For several reasons, we agree with defendants that the permanent injunction was inappropriately imposed. First, plaintiff did not prove a likelihood that defendants would continue to violate section 990 in the future. Such a probability of recurrence is generally a prerequisite for permanent injunctive relief. (Feminist Women's Health Center v. Blythe (1995) 32 Cal.App.4th 1641, 1658, 39 Cal.Rptr.2d 189; Donald v. Cafe Royale, Inc. (1990) 218 Cal.App.3d 168, 184, 266 Cal.Rptr. 804.) Second, the language of paragraph 2(A)(ii) extends beyond the terms and subject matter of section 990, and the issues in this case, to “symbols” and trademarks. It also addresses all “goods, products, or merchandise,” without regard to the exceptions of section 990, subdivision (n). Third, by covering all such items, their creation, exhibition, and sale, and “any other medium by which [Saderup's] art work may be sold,” the injunction could extend to matters and conduct protected by the First Amendment, along with unprotected activity. Accordingly, we shall modify the judgment to eliminate its injunctive provisions.10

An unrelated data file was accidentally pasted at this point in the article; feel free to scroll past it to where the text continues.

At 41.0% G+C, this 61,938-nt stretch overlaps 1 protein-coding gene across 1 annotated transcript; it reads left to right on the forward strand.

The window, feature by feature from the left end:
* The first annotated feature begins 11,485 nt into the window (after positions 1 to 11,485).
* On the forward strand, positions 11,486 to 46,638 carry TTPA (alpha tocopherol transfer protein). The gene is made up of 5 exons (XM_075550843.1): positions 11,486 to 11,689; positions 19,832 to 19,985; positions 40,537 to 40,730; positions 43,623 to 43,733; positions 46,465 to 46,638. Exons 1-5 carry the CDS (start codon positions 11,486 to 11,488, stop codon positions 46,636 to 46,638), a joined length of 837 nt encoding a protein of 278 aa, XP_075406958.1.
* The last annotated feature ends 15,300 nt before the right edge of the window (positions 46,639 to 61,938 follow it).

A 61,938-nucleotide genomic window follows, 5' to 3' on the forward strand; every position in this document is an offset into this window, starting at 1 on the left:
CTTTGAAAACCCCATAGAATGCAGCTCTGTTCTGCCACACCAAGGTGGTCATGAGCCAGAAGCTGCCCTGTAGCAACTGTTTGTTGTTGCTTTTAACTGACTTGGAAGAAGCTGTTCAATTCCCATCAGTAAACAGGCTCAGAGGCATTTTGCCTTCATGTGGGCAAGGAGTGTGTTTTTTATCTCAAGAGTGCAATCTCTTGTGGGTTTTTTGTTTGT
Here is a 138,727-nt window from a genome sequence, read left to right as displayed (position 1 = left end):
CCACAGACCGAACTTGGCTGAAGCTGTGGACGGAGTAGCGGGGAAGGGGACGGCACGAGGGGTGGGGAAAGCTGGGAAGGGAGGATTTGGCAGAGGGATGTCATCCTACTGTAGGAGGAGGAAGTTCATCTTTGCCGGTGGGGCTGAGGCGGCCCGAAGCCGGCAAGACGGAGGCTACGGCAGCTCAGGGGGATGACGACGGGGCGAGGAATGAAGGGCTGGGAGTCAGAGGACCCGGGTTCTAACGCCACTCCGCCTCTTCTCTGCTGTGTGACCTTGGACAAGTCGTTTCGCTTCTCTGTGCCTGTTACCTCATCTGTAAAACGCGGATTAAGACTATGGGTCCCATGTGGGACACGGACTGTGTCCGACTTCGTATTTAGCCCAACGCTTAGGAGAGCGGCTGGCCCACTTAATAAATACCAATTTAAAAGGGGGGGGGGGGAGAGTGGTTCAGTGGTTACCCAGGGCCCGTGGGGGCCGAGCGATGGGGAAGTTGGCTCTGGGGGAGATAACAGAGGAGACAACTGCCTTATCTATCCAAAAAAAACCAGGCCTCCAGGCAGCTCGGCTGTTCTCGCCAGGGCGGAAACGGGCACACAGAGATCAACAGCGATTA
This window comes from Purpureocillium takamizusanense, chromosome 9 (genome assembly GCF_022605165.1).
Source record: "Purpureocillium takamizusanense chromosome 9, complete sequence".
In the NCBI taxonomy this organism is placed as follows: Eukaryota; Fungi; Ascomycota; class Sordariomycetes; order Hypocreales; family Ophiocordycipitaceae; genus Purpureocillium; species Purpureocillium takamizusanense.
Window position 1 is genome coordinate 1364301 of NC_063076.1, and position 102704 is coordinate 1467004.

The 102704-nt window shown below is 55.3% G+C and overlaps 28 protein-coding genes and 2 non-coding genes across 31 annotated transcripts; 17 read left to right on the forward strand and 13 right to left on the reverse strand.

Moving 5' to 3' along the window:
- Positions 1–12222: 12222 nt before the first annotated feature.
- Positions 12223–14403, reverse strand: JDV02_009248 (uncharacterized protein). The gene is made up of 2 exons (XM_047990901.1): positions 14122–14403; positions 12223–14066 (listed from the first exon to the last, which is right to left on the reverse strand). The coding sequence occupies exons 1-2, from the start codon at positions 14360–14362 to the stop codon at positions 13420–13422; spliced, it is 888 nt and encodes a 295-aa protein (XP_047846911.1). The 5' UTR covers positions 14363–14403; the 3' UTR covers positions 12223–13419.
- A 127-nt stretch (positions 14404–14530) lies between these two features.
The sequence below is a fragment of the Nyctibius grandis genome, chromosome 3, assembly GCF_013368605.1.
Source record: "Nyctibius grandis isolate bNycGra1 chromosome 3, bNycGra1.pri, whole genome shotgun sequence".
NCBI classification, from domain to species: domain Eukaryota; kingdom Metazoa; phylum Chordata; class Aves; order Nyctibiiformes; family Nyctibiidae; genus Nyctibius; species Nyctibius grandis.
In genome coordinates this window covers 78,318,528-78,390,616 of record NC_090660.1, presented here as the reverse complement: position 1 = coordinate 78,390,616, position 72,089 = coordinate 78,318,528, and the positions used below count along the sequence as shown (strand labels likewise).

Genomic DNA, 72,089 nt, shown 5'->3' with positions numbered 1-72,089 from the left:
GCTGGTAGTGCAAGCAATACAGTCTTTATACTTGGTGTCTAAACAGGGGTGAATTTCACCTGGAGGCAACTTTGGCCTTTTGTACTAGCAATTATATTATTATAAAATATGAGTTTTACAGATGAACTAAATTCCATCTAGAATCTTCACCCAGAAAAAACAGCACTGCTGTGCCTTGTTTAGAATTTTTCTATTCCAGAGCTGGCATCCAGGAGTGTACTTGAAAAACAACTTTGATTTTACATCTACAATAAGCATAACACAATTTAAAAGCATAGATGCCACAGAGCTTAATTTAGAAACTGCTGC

The judgment is modified by deleting paragraph 2, and as modified is affirmed. Plaintiff shall recover costs.
1. Undesignated section references are to the Civil Code. Undesignated subdivision references are to section 990.
2. Subdivision (h) defines “ ‘deceased personality’ ” to mean a person “whose name, voice, signature, photograph, or likeness has commercial value at the time of his or her death,” whether or not the person used those elements on or in products or for purposes of advertising or selling while living.